Study involving IFTM scholar looks into the complex relationship in Macau between tourism and prostitution.
Research Corner | A partnership between Macau Business and the Macao Institute for Tourism Studies (IFTM)
Prostitution activity in Macau is generally regarded by locals as a “permanent” feature of the local surroundings: the idea of eliminating it through legislation is considered “infeasible”. That thought-provoking conclusion is part of a study looking into locals’ attitudes towards prostitution activity in Macau.
The research involved Dr. Joe Yong Zhou – currently an assistant professor at the Macao Institute for Tourism Studies (IFTM) – in partnership with Dr. Yan Libo from the Macau University of Science and Technology, and Dr. Bill Xu from the Hong Kong Polytechnic University. It was based on data collected via telephone survey completed by 358 Macau residents.
The researchers concluded that “the overall attitude of respondents toward sex tourism in Macau shows a certain degree of tolerance, which somewhat serves as encouragement for the government to take measures to manage this sector”.
The scholars said that, based on their findings, adopting an approach to legalisation regarding prostitution in Macau would be “slightly better” than opting for a ban. “With appropriate regulations, sex tourism can be developed in a beneficial manner by eliminating human trafficking and forced sex, preventing threats to public health, and satisfying various stakeholders,” they argued. The researchers mentioned other international destinations had pursued such paths.
The comments were featured in the research paper “Residents’ attitudes toward prostitution in Macau”. It was published in 2018 in the Journal of Sustainable Tourism.
Prostitution is not illegal in Macau as long as an individual selling sexual services does so in a private place. But several activities related to the selling of sexual services are illegal. Soliciting for customers is a crime and organised prostitution is also illegal.
Striking a balance
The study findings pointed to a positive relationship between “acceptance of sex tourism” and a “tolerance” among locals of certain negative effects related to tourism, the researchers stated. Such tolerance was associated with locals’ perception of their general quality of life, they added.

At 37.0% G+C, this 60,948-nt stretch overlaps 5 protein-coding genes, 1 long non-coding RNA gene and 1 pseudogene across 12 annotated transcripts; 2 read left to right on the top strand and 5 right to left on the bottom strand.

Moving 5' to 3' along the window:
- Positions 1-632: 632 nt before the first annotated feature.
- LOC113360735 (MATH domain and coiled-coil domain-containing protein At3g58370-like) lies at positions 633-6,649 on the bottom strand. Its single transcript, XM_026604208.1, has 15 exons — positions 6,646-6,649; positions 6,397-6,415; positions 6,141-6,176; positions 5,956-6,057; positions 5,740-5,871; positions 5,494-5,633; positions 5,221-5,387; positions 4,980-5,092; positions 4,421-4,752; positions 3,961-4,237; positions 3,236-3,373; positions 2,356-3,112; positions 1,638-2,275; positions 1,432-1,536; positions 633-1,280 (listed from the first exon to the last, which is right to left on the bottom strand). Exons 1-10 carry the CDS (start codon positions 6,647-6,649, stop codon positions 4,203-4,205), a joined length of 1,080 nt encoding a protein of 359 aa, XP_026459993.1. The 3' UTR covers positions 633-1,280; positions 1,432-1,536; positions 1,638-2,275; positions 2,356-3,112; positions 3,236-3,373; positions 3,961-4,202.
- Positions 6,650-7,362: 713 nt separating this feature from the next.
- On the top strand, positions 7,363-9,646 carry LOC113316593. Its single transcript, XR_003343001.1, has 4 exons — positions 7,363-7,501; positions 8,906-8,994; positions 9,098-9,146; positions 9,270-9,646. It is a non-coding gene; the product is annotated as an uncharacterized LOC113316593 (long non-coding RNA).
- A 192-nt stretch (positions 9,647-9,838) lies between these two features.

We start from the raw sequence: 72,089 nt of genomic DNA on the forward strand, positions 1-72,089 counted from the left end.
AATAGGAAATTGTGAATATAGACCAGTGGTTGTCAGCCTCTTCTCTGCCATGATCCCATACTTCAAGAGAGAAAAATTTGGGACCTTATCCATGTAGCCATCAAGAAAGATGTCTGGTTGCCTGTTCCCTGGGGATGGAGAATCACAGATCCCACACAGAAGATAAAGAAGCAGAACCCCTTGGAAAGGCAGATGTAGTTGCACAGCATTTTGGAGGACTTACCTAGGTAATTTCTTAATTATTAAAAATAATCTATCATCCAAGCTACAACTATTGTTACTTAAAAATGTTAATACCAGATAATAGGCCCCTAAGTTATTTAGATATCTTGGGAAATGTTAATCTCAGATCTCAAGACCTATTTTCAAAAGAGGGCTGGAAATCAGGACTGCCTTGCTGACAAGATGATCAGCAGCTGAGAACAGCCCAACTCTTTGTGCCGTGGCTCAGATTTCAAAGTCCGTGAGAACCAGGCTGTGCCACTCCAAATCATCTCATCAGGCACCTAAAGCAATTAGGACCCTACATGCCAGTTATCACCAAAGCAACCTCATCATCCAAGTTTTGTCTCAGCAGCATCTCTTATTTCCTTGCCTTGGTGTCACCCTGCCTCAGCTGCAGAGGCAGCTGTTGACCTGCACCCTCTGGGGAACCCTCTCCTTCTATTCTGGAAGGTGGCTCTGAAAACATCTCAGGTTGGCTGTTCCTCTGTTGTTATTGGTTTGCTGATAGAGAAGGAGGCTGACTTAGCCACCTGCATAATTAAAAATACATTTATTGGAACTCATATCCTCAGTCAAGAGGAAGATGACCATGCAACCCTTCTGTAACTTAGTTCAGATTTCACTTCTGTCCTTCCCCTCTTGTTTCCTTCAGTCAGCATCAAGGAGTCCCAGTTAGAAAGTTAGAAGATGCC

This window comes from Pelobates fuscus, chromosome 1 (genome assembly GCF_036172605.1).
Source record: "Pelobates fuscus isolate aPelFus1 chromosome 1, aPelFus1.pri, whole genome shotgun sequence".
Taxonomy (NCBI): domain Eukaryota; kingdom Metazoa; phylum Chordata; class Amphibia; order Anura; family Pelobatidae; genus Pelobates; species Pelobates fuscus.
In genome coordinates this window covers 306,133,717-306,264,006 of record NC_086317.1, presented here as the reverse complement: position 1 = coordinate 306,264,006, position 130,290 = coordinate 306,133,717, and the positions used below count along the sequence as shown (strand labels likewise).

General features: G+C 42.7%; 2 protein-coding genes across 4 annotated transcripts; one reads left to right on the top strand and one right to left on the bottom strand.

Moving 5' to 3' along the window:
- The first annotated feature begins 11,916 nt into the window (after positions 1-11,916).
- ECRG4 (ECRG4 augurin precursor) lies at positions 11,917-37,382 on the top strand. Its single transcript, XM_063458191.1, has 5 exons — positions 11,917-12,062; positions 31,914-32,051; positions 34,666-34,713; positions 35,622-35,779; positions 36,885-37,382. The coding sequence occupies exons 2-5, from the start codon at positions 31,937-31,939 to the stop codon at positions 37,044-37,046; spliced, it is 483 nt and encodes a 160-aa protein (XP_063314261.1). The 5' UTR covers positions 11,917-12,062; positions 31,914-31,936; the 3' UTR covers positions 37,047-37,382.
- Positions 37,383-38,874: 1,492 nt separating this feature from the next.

“The existence of a link between acceptance of sex tourism and tolerance of negative impact is of theoretical importance to the governance of the sex trade,” the scholars wrote. Residents’ degree of either “acceptance” or “tolerance” of sex tourism might be heightened by “the elimination or alleviation of the social problems that revolve around the illegal sex trade, such as human trafficking, forced sex, illegal inns, illegal promotion of prostitution, and threats to security and public health.”
The researchers said their findings indicated Macau locals appeared to be more concerned about the social problems related to prostitution than to moral issues linked to such activity. “In this sense, prostitution-related social problems are preoccupations for the government, but the relevant social problems are difficult to eliminate or alleviate without dealing with the source, that is, the illegal sex trade,” said the scholars.
“The government must face the dilemma of implementing measures to administrate” control over “the problematic area of the sex trade” in order to “alleviate the related social problems and decrease relevant criminal activities,” they added.
The study also found that cultural attitudes had a significant effect on locals’ perceptions of sex tourism and prostitution. Those espousing less diversified cultural values were more likely to oppose such activities. Such influences “overshadow the supposed roles of education and age” on “acceptance” of prostitution activity, the authors wrote.
The scholars said their research aimed to serve “as an initial step in understanding the opinions of the local community on sex tourism.” They pointed out that, similar to other international destinations, prostitution in Macau had been “flourishing” in recent years in line with a rapid increase in the volume of tourism. In Macau’s case, prostitution had been fueled also by the growth of the city as a casino market said the researchers.
– The researchers
Dr. Yan Libo is an associate professor at the Macau University of Science and Technology. He holds a Ph.D. from the Hong Kong Polytechnic University. His areas of research expertise cover visitor experience, destination marketing, urban tourism, rural tourism, and tourism history.
Dr. Bill Xu is a senior lecturer at the School of Professional Education and Executive Development of the Hong Kong Polytechnic University. He has a Ph.D. from the Hong Kong Polytechnic University. His research interests include consumer behaviour and consumption experience in tourism and hospitality, tourism psychology and sociology, tour operations and wholesaling, and tourism and hospitality business in China.
Dr. Joe Zhou is an assistant professor at the Macao Institute for Tourism Studies (IFTM). He holds a Ph.D. from the Hong Kong Polytechnic University. His research interests include tourism impact analysis, destination development, MICE (meetings, incentives, conferences and exhibitions) and event management, and tourist behaviour analysis.
– The paper
Yan Libo, Bill Xu Jing and Joe Zhou Yong: “Residents’ attitudes toward prostitution in Macau”, Journal of Sustainable Tourism, Volume 26, Issue 2, pages 205-220, 2018.